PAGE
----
• Built-in video conferencing and audio conferencing features for full team meet-ups.

According to the CVP of Microsoft Teams, Ron Markezich, the offering is designed to give freelancers, small businesses, and other organisations everything they need to run their company more smoothly.

Microsoft Teams is More Robust

From an objective perspective, it’s fair to say that Microsoft Teams offers a more robust selection of features – at least for now. The free version of Microsoft Teams has only been around for a short time, which means that Slack still has an opportunity to bounce back and offer more features to boost their competitiveness.

With the free tier of Teams, Microsoft has clearly made an effort to one-up Slack, even if support is limited to only 300 people. Probably the most compelling thing about the free version of Teams is that it comes with a way to access some of the most popular office apps in use today. With Microsoft Teams, you get access to the Office 365 framework through online applications for Word, PowerPoint, OneNote, Excel, and more.

Although the web-based versions of the Office 365 applications might not be quite as powerful as their full versions, they still have a lot of content creation benefits to offer. At the same time, Microsoft is also in the midst of promoting additional features for Teams users -both unpaid and paid. Later this year, you’ll be able to use a background blur feature to support better video chatting, so that you don’t have to show off your untidy bedroom if you’re sitting on your bed during a video call. On top of that, there are the upcoming inline translation features to think about, which are great for connecting people who speak different languages.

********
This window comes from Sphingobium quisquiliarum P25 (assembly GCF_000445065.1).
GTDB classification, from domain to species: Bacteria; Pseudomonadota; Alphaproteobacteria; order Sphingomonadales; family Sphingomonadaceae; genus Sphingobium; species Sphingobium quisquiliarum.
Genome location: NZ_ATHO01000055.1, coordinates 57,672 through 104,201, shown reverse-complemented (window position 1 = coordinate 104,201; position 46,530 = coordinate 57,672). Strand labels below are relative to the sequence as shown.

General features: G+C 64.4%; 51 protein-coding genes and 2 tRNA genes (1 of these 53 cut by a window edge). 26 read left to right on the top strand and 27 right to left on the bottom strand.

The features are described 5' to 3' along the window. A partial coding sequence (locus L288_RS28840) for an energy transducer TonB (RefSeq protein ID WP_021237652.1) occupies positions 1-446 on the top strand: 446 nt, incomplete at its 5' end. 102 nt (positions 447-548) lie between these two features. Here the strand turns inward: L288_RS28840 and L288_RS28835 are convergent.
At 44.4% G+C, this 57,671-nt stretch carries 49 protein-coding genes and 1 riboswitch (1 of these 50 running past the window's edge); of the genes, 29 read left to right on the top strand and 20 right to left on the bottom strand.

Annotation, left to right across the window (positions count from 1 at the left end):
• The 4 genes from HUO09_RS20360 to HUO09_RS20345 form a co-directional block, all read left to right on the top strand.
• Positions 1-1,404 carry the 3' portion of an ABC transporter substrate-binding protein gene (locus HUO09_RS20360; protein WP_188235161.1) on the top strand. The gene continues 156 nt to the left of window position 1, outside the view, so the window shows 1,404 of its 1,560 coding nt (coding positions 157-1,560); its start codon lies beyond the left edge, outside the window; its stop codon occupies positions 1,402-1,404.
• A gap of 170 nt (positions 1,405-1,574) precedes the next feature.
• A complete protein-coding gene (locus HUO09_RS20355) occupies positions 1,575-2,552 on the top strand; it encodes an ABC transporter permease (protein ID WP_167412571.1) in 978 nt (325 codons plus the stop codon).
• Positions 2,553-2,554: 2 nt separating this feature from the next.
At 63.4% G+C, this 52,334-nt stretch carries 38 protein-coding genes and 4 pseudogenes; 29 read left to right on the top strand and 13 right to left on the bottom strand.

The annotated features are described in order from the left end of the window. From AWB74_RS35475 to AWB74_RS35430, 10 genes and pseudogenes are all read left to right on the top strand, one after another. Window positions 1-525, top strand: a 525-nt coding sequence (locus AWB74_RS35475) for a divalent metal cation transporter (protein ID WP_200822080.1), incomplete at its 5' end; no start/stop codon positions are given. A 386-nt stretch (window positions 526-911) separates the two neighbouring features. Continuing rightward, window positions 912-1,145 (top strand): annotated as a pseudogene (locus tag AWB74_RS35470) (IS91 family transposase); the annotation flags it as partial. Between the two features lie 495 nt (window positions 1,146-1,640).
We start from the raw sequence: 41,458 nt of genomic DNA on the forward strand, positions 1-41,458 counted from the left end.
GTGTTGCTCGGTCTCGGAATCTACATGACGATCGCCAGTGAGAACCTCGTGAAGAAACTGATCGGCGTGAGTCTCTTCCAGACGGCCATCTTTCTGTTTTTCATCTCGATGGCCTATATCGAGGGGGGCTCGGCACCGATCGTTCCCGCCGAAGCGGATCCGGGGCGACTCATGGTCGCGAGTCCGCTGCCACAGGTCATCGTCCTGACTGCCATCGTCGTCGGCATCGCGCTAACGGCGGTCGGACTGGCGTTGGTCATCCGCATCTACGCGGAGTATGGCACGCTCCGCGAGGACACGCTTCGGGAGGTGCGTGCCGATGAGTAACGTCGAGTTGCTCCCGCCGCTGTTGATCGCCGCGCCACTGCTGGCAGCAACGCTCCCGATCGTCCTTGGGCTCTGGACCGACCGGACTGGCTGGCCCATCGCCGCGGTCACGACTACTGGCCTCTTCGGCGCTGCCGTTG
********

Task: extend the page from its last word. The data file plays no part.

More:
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Free Slack or Free Teams? Choosing Between Teams and Slack

Ultimately, Slack and Teams both offer a very competitive proposition for freelancers and small businesses. Just like with Slack, Teams doesn’t give everything to its users on the free version. For instance, email hosting through Outlook and Exchange will still come with a monthly bill. However, you don’t necessarily need those things if you can keep track of everything through your Teams chat.

Starting immediately, the Microsoft Teams free version is available in 40 different languages, and Microsoft has also been tweaking its software to include inline message translation for team members that speak different languages. This is a particularly important update for the globalized working community, as it makes communicating with employees around the world much easier.

While the free version of Teams isn’t perfect – and it may not be ideal for everyone, it’s certainly going to put additional pressure on Slack. In fact, Slack has already started to show its hand with full-page newspaper ads demonstrating its clear nerves in the collaboration space. Up until now, Teams has trailed behind Slack with its lack of a free tier and limited third-party integrations, but Microsoft isn’t happy sitting on the sidelines anymore. Teams is here, and it’s ready to compete.

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Rebekah Carter

Written by Rebekah Carter

Hi I'm Rebekah, I have an unwavering passion for the technology sector, and I regularly stay up to date with the latest in UC and Cloud